Efficient Market or Predictable Patterns?

By , 25 November 2014

Efficient Market or Predictable Patterns?
Efficient Market or Predictable Patterns?

I'm doing Yale's "Financial Markets" course on Coursera at the moment and for one of the assignments we had to review a paper by Eugene Fama defending his theory of efficient markets. It was kind of interesting, so I wanted to post my summary here for you guys...

In "Market efficiency, long-term returns, and behavioral finance", Eugene Fama reports that anomalies which appear to contradict the Efficient Market Hypothesis are in fact predicted by the hypothesis itself. The hypothesis is therefore not falsified by the observation of these anomalies.

Fama discusses several patterns that have been published and seem to reflect an inefficient market:

  • Past winners tend to be future losers and visa versa (DeBondt and Thaler, 1985)
  • Long term returns are poor on IPOs and seasoned equity offerings (Ritter, 1991; Lougran and Ritter, 1995)
  • Stocks with high returns over the past year tend to have high returns over the following three to six months (Jagadeesh and Titman, 1993)
  • Divesting firms post above-average returns
  • Firms doing a stock-split post above-average returns.
Efficient Market or Predictable Patterns?

He notes that although alternatives to the efficient market model such as the BSV and DHS behavioural models can be used to explain individual trends, they are unable to explain all the trends satifactorily.

Fama argues that despite the presence of the above trends they do not bias either positive or negative returns, hence the expected deviation due to abnormalies is zero as predicted by efficient market hypothesis. He also explains how some of the above results can be the result of rational pricing. E.g. mean-regression may a reaction caused by an exaggerated risk-premium for winners and losers - a rational strategy producing an observable 'anomaly'.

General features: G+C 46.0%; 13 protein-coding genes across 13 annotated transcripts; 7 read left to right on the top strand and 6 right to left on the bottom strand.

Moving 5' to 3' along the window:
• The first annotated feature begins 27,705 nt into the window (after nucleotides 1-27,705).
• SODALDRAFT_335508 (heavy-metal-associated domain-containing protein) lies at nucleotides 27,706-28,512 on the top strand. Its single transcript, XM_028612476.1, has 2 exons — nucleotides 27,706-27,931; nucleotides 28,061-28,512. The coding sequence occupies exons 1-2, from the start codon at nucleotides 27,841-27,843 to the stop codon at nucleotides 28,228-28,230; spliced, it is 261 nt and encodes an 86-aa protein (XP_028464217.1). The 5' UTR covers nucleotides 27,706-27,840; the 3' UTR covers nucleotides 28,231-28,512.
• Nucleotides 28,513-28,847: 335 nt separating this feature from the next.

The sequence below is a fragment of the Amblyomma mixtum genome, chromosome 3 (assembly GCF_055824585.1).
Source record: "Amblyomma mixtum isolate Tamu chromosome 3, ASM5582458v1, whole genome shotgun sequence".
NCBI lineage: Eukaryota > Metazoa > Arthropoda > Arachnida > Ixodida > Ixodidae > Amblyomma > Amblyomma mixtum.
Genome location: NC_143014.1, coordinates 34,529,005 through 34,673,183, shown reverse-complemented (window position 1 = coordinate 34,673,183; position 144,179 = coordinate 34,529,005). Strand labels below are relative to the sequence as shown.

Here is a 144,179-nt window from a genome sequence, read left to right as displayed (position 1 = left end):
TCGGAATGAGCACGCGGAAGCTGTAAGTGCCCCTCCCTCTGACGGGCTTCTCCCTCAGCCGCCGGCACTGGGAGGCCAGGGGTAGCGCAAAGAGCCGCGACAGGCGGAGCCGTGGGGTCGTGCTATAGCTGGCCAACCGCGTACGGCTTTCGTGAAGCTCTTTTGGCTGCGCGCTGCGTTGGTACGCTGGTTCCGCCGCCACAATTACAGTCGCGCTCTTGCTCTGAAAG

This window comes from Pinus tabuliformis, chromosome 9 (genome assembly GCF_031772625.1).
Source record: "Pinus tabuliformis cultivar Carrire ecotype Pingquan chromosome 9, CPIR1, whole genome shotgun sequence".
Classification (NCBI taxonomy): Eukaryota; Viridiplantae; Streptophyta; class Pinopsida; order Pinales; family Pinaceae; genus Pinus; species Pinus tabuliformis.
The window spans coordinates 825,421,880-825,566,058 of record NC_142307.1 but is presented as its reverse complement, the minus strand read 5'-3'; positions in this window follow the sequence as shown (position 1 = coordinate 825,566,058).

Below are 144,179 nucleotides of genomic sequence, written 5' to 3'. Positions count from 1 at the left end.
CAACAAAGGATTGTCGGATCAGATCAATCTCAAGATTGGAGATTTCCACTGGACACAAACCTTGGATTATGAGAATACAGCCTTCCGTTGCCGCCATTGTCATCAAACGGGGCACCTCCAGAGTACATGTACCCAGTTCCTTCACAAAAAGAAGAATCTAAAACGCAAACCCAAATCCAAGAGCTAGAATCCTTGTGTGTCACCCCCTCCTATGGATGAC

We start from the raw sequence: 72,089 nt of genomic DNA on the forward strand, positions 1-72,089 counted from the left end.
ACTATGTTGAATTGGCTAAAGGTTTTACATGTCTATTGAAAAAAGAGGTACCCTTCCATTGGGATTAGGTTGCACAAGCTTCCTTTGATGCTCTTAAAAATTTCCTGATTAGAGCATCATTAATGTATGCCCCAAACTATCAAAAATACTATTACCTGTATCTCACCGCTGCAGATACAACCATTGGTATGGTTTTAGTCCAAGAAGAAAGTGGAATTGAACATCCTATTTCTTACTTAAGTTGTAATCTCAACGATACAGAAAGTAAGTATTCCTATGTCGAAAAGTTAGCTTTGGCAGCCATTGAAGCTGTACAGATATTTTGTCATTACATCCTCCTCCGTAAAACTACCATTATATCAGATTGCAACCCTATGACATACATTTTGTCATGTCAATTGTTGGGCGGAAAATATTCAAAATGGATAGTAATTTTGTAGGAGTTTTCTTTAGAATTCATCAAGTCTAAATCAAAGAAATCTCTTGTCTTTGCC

When considering an individual long-term return anomaly there are several possible explanations for its existence:

  1. It is statistically normal and simply the result of chance.
  2. It is the result of poor methodology to determine expected normal returns.
  3. It is a statistical fluke.
  4. It is caused by an inefficient market.

Fama finds thats 1, 2 and 3 account for enough of the anomalies to conclude that the market is in fact efficient, although he does not claim that his hypothesis models perfectly models the market.

Finally Fama discusses the problem of determining a firm's expected return such that anomalies can be accurately identified. There are several problems:

  • Expected return determined relative to market return ignores events specific to the firm.
  • Expected return determined internally ignores events systematic to the whole market.
  • CAPM doesn't accurately describe expected return for small stocks (Banz, 1981)
  • Averaging compounded returns using different methods (AAR, CAR, BHAR) opens the data up to significant misinterpretation.
  • When measured differently abnormal returns may appear normal.

Although Fama does not directly reject the possibility of predictable patterns appearing in the market, he does dispute the conclusion that their existence invalidates Efficent Market Hypothesis.

About Roger Keays

Efficient Market or Predictable Patterns?

Roger Keays is an artist, an engineer, and a student of life. He has no fixed address and has left footprints on 40-something different countries around the world. Roger is addicted to surfing. His other interests are music, psychology, languages, the proper use of semicolons, and finding good food.